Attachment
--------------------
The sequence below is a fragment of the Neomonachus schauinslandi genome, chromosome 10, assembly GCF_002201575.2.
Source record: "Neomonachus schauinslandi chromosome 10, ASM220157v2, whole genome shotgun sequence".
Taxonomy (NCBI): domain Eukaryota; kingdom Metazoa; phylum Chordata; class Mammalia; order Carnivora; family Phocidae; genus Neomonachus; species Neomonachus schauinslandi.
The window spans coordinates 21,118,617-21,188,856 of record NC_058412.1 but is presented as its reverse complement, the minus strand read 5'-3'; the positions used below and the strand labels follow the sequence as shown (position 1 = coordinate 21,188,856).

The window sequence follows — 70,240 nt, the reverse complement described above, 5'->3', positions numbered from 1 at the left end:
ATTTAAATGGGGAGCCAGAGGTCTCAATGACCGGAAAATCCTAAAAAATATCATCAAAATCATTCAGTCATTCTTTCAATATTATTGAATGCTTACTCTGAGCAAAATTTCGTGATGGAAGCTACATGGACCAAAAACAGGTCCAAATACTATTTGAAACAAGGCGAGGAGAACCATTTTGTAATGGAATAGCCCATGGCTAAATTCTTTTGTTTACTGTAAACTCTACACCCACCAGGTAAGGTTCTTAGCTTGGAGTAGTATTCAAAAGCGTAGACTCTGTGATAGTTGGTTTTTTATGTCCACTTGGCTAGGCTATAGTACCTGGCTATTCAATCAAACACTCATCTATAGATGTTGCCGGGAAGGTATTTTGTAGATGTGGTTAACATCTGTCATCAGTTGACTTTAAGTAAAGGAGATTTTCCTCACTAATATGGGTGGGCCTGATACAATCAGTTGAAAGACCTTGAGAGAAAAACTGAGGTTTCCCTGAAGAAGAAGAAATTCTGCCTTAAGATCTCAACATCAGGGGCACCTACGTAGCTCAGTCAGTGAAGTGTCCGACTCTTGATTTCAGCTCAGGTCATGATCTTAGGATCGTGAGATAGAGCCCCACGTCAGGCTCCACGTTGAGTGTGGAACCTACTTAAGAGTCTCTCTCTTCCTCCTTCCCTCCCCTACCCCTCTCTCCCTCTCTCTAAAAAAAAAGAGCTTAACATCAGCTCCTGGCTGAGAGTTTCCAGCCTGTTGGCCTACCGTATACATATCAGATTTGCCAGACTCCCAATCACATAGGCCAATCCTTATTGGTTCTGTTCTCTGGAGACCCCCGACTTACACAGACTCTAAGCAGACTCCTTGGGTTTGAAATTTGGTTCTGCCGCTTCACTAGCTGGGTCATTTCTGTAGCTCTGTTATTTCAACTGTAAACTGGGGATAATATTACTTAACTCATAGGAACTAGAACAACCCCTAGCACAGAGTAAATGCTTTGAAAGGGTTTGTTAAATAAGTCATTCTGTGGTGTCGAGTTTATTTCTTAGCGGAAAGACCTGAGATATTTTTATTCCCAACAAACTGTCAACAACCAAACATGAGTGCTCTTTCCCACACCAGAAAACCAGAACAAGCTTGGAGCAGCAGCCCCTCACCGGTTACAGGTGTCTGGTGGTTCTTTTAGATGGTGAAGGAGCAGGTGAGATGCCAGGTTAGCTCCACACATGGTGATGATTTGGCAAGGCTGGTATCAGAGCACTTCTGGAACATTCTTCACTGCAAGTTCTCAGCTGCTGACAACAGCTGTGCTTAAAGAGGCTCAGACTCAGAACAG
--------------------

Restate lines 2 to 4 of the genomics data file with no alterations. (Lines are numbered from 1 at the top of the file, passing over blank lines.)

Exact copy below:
Source record: "Neomonachus schauinslandi chromosome 10, ASM220157v2, whole genome shotgun sequence".
Taxonomy (NCBI): domain Eukaryota; kingdom Metazoa; phylum Chordata; class Mammalia; order Carnivora; family Phocidae; genus Neomonachus; species Neomonachus schauinslandi.
The window spans coordinates 21,118,617-21,188,856 of record NC_058412.1 but is presented as its reverse complement, the minus strand read 5'-3'; the positions used below and the strand labels follow the sequence as shown (position 1 = coordinate 21,188,856).